In April of 2002, I was given an unbelievable opportunity to fly to New York to watch the recording of an event at Carnegie Hall. Arriving a full 24 hours before I needed to be somewhere, I arrived at my hotel, which overlooked Central Park, changed my shoes and decided to walk.
2 hours later, I found myself staring upward into the sky as two high powered beams of light stood before me. This… was Ground Zero.
The next day, I returned.
This is my account…
The ‘now’ eerie sounds of a commercial jetliner echo off the walls of buildings lining lower Manhattan. I look up, but see nothing. I quickly re-set my eyes on the path before me. All the while hoping no one reads my nervous mind. Surely, I cannot be the only one who feels this? But then again, I am just a visitor.
At what point on this journey did this consciousness begin? Not in Times Square, Greenwich Village, not even the outskirts of lower Manhattan. For that matter, not even as I landed at LaGuardia did it breed these thoughts.
As I move into the block surrounding Ground Zero, the outer noise of the city is now gone, just the immediate sounds fill my heart.
I stand in awe of the magnitude of this destruction.
Over 2,800 died here. Unbelief is now my companion.
The unbelievable is now the possible. Perhaps, that’s what causes the ‘now’ eerie echoes off the walls of buildings?
An American flag shrouds the badly burned face of a building left standing. A makeshift cross-erected, and memorials line the street. A police officer stands talking to a recovery worker as the officer directs authorized personnel. Steam rises from the streets and the sound of construction vehicles methodically move through this place.
I move past the crowds, some wiping tears off their face, others stand in silence, while some walk away shaking their heads. I hear voices in many languages. As I walked along the lines of onlookers, I wondered how many times I ‘heard‘ the same phrase spoken, yet unable to comprehend the language. Of course, I didn‘t need to. I could feel it. I could see it in their eyes. One soul to another.
While some pose to say ‘I was there’, a daddy stands in silence as he holds the hand of his little girl. His eyes were in unbelief, her eyes were curious.
As I look again to the buildings still standing, from the distant south comes the approach of a commercial jetliner. As it flies directly over the sight, the echoes I heard earlier grow silent. For a brief moment the sounds around me fade away and I am only left to stand and wonder. I wonder if I am the only one who notices this. I wonder if this plane is still a reminder to those who work 50 yards from where I am standing. Am I still the only one looking up?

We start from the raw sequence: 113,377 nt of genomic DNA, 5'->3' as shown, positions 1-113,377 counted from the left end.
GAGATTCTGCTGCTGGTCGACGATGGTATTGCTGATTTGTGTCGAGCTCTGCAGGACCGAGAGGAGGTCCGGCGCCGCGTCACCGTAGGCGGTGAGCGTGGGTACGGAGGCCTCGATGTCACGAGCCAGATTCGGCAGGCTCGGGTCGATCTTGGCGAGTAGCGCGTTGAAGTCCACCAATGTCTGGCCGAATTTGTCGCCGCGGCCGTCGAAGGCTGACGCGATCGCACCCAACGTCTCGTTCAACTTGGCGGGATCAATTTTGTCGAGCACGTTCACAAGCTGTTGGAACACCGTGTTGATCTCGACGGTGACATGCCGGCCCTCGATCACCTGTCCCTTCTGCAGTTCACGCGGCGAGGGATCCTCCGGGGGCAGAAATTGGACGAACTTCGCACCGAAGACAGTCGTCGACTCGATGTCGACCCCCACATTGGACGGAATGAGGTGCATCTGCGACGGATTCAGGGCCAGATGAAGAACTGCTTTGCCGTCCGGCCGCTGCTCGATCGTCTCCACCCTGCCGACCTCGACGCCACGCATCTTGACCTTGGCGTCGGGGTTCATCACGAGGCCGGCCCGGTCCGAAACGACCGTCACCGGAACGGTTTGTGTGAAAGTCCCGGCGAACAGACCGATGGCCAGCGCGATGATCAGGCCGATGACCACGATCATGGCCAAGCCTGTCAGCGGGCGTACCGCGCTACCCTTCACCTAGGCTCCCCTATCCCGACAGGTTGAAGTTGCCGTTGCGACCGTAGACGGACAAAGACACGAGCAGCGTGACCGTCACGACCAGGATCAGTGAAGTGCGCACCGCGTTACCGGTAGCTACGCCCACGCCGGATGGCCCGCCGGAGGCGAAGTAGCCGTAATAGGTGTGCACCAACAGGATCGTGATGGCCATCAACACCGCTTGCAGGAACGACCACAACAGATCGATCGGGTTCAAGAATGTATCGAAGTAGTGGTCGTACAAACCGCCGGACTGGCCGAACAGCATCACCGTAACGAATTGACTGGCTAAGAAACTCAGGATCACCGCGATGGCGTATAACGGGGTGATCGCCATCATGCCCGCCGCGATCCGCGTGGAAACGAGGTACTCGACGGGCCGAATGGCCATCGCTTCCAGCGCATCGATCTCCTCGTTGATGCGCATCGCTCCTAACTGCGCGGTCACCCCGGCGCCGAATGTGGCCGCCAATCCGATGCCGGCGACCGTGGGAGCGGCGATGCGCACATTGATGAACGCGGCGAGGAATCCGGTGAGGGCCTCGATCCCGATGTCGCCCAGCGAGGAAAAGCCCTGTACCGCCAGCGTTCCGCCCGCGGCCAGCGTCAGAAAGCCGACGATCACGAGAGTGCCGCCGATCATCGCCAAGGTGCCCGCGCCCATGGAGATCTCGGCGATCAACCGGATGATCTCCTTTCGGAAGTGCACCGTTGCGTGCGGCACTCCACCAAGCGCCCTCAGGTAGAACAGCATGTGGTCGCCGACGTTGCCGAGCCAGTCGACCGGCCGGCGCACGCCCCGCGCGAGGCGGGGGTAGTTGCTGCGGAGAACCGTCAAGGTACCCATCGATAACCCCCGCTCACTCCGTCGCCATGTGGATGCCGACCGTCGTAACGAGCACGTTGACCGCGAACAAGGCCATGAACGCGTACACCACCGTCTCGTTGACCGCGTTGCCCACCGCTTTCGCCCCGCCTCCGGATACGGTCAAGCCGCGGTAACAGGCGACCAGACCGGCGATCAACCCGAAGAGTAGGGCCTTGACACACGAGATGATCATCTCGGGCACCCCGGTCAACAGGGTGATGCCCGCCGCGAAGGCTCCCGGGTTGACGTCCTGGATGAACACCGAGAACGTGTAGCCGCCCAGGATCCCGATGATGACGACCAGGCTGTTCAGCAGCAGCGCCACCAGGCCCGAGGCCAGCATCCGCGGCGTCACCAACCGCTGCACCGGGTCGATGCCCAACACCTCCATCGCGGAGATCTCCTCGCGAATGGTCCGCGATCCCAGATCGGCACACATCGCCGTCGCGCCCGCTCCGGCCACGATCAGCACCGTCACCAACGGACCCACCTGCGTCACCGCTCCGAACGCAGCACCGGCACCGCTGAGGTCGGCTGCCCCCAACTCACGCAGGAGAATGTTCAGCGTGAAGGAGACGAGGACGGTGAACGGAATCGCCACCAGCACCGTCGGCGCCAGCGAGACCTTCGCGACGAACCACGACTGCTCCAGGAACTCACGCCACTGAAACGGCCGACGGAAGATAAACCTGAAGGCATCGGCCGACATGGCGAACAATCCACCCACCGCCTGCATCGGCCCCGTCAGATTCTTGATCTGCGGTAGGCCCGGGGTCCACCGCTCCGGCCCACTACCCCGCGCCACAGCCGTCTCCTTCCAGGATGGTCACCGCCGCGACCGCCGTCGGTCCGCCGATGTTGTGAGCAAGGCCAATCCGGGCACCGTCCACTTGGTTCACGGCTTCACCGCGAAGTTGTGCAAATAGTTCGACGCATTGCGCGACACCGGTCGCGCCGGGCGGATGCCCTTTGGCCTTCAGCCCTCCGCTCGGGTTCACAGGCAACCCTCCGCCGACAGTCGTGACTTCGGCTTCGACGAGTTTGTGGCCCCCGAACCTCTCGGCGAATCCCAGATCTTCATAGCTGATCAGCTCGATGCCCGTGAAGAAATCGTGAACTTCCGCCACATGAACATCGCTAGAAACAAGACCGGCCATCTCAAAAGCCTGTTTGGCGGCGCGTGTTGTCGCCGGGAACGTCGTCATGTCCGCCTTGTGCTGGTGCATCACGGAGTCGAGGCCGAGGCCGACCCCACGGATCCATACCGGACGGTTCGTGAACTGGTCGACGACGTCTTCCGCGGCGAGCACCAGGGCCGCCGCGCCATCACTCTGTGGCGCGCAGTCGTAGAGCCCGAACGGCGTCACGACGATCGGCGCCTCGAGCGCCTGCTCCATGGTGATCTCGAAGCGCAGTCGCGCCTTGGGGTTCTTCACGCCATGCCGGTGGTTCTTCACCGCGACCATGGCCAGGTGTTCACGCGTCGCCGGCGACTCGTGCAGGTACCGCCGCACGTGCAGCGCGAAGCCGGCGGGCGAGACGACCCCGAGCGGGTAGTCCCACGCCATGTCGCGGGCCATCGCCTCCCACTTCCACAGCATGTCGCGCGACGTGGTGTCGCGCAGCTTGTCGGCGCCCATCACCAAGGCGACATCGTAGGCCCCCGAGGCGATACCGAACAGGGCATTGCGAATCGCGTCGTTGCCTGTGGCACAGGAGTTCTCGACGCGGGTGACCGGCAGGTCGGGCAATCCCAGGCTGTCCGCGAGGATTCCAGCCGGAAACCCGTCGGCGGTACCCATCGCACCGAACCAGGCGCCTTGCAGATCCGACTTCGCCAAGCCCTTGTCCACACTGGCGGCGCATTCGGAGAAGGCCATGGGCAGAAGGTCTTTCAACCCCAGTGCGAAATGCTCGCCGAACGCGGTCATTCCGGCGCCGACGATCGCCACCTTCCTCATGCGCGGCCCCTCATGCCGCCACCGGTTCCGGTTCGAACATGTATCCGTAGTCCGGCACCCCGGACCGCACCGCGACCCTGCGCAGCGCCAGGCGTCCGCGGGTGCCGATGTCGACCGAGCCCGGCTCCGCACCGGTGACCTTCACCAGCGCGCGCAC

As the plane disappears in the distance, I am brought back to the faces that surround me, as well as those who would have… if only this were 7 months earlier.
As I stand here in the midst of the voices of many, I hear the clicking of cameras taking pictures aimed at the remnants of many.
Perhaps these pictures will turn out to be a reflection not of this sight, but of that of the picture-taker. It is hard not to stand here and reflect.
Reflecting, I stand alone, but I am not alone as I know that He is here. He is here I am sure, collecting tears in a bottle.
I move up a few blocks, on one corner I see a touching makeshift memorial that lines the street. A block away street vendors sell postcards of that day’s terrifying events. People line up at both places. A group of young people wearing red shirts hand out flyers offering to pray with anyone who wants. There appears to be one taker.
Life carries a vibrant mix of emotions here. A clash between those that want to take something home and those that call this place home, between those who will not forget and those who are trying not to remember.
I slowly begin my trek back to West 57th. Through Greenwich Village, Times Square, and everything in between. Moving up-town the sounds of New York cab drivers begin filling the air as life moves back into the vibrancy of this place. All the while planes fly overhead. At what point on this journey did I lose my consciousness of this?
I am alone on this walk, but I am not alone. I know that my thoughts have echoed through thousands of minds since that day.
Walking past a clothing shop somewhere on Broadway the sun is now tucked under the clouds and rain begins to fall, this drought is coming to an end.
Perhaps, many droughts will come to an end.
Like two high powered beams of light shooting up towards the sky, I am sure many have stood here and called out to heaven. Many did not have that opportunity on that morning. But the opportunity was not lost. Throughout life God reveals Himself to us in many ways. In all of these ways, He stands with arms opened wide.
Somewhere over Pennsylvania sitting on a plane I write these thoughts. No tall buildings here, just an open field with tall trees. At least that is what I remember from TV. Same cries from the heart I am sure, but with different scenery. Does the scenery really matter anyway?
I am home now, and I can see His embrace in the most curious of places…
As I stand here holding the hand of my little girl, my eyes are thankful…and her eyes… well… there just plain curious.
written by. Gunnar Simonsen
* each year, I post this. We must never forget the many lives that were lost that morning.